Tuesday, the Iowa Department of Transportation issued evaluations of automated traffic enforcement cameras in six Iowa cities. As part of those evaluations, it directed those cities to move, or remove entirely, some of their cameras.
IDOT has posted those evaluation reports, as well as the ATE reports submitted to the department, to its website. Click on the links throughout this story to access the full reports.
In summary, IDOT’s evaluations stated that use of ATE cameras “is one of many safety countermeasures that can be used to enhance roadway safety,” by enforcing red-light running and speed limit violations. It referenced a 2012 Iowa State University report titled “Toolbox of Countermeasures to Reduce Red Light Running,” as well as a 2008 National Highway Traffic Safety Administration report titled “National Motor Vehicle Crash Causation Survey – Report to Congress.”
IDOT’s evaluations of ATE cameras, as required by Iowa Administrative Code 761-144, were applied to the cities of Cedar Rapids, Council Bluffs, Davenport, Des Moines, Muscatine, and Sioux City.
The IDOT reports noted the use of speed cameras – fixed or mobile – on Interstate highways was “significant.” They stated, “Iowa is the only state in the nation, that we are aware of, that has permanent speed cameras on the Interstate system.”
In some cases, the IDOT report appears to confirm many of the arguments of ATE camera opponents. They say the cameras result in more, not fewer, crashes – or have little impact on crash data – while providing a substantial source of new revenue for cities that they say is unfair to citizens.
In Iowa, ATE citations are civil citations, not criminal citations, against the owners of the vehicles photographed. As a result, the cities’ burden of proof is reduced, and it is more difficult to have tickets dismissed, even though it is often impossible to ascertain who was at the wheel when the vehicle was photographed.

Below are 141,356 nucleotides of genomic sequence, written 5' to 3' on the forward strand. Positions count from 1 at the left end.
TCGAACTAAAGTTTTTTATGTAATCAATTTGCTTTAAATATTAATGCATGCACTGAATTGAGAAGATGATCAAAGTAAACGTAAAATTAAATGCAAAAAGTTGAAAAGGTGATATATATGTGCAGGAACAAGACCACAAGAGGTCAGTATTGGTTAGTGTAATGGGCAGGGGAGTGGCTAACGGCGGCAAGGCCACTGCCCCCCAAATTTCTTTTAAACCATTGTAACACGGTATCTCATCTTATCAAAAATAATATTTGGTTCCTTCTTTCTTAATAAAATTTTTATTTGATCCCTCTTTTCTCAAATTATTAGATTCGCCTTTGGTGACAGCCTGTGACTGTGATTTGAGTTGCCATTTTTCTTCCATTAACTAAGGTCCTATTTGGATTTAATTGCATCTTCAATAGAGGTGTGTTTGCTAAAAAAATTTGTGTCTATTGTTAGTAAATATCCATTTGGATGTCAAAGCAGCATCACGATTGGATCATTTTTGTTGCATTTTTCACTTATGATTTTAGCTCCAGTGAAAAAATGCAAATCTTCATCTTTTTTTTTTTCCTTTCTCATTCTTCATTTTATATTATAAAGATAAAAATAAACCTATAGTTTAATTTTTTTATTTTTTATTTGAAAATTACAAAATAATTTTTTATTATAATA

ATE camera proponents, however, will likely note that IDOT recommended changes to and deactivation or removal of only a few of the cameras. Most of those were on urban stretches of the Interstate highway system.
The following are summaries of IDOT’s recommendations made to each city.
The City of Cedar Rapids operates both speed and red-light cameras on the primary highway system, which were activated in 2010 and 2011. In general, it found the cameras were reducing, with varying degrees of success, crashes in their vicinities.
IDOT’s evaluation found that the speed detection functions of the camera at 1st Avenue and 10th Street East should be disabled because it is located within the first 1,000 feet of a lower speed limit, in violation of Iowa Administrative Code. It also ordered the speed camera on Interstate Highway 380 near Diagonal Drive be moved as it is also located within the first 1,000 feet of a lower speed limit.
IDOT also ordered the deactivation or removal of a speed camera on northbound I-380 near J Avenue because it was “beyond the area of concern,” citing Iowa Administrative Code, which calls for “limited use of speed cameras on Interstate highways.” The southbound speed camera at that location was ordered to move to the next bridge truss to the south to comply with the 1,000-foot requirement.
IDOT also ordered the deactivation or removal of a speed camera on southbound I-380 near the 1st Avenue off-ramp because it was “beyond the area of concern.”